However, like the others, she added, “It may be expected that France will lift its veto over some of the chapters that it had blocked under the Sarkozy presidency.” According to her, “EU leaders may realize that Turkey is the country that will invigorate the integration process and provide dynamism to Europe not only as a partner but as a full member. “ Similarly, Kaleağası believes, “Europe also needs Turkey because it needs Turkey’s sphere of influence for enlargement.”
Kaleağası, who resents the time lost for both sides in 2012, said, “Neither party benefitted from the loss of time.” Stating “The EU is a very important driving force for Turkey,” Kaleağası argued that the standstill in the process had a negative impact on reforms in Turkey. In a more confident remark in Turkey, however, Nas said, “Turkish leaders and public opinion realize that Turkey cannot do away with the EU and still needs the EU anchor for its democratization and modernization.”
Despite reviving optimism, a realistic awareness of the lingering problems remains. As Nas said, “This new phase could provide a new optimism in the relations,” while adding, “The basic problems still persist, such as the Cyprus issue, the reluctance of Germany for Turkey’s EU membership and the growing rift between the current Turkish government and the European ideals.”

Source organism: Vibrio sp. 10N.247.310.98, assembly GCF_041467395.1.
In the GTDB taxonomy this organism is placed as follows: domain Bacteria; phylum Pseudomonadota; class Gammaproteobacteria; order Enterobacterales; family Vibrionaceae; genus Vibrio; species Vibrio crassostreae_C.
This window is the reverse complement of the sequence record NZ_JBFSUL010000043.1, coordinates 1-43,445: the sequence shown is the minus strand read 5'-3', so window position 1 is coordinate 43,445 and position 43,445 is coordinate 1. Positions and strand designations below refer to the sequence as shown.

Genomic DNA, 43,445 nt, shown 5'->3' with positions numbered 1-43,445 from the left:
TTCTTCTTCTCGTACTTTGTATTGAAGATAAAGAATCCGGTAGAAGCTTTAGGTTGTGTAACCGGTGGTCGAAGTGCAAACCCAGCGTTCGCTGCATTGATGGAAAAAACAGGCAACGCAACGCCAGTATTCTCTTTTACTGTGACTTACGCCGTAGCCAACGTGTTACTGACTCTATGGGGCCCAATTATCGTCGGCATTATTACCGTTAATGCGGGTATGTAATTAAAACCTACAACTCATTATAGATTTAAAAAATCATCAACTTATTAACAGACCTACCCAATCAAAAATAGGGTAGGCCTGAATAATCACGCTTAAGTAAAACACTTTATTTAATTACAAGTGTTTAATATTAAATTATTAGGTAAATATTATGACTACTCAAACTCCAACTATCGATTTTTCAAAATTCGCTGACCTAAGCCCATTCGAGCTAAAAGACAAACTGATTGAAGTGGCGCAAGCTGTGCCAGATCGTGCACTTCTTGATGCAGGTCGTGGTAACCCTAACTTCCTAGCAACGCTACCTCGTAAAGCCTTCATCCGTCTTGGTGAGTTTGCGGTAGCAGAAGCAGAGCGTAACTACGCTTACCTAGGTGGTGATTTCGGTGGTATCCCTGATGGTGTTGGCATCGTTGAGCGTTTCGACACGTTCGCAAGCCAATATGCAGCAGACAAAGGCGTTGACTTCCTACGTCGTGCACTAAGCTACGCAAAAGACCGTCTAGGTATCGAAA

The recent debate over capital punishment comes to mind when speaking of such a rift. In November, Erdoğan said Turkey might discuss bringing back the death penalty in cases of acts of terror and murder. In an immediate reaction, European Parliament President Martin Schulz said a move toward the death penalty would be a step back in every sense, including in relations between Turkey and the EU. Bağış denies such a rift and considers the issue as part of an atmosphere of open and free debate.
One point that is also worth attention seems to be the active back channels in Turkish-EU relations. Bağış, Deputy Foreign Minister Koru and Kaleağası commonly refer to the multidimensional nature of relations with the EU and the ongoing activities among bureaucrats, diplomats, business communities and civil society. However, the EU’s financial crisis should also be taken into consideration while projecting the foreseeable future of relations. As Nas reminds us: “The EU multiannual budgetary framework for 2012-20 will be settled in 2013. The very difficult negotiations over the budget so far have also shown us that the economic problems faced by the EU narrow their perspectives with regard to future enlargement.”
Despite persistent problems such as the Cyprus issue, the domestic problems of both Turkey and the EU and the relative decline in the desire for EU membership in Turkey, mainly triggered by the reluctance of some European countries to welcome Turkey to the union, 2013 offers fertile ground for moving forward in the EU process. After all, the EU goal continues to be a matter of enlightened self-interest for Turkey, and the EU needs a long-lost dynamism and outreach to the world through an addition like Turkey.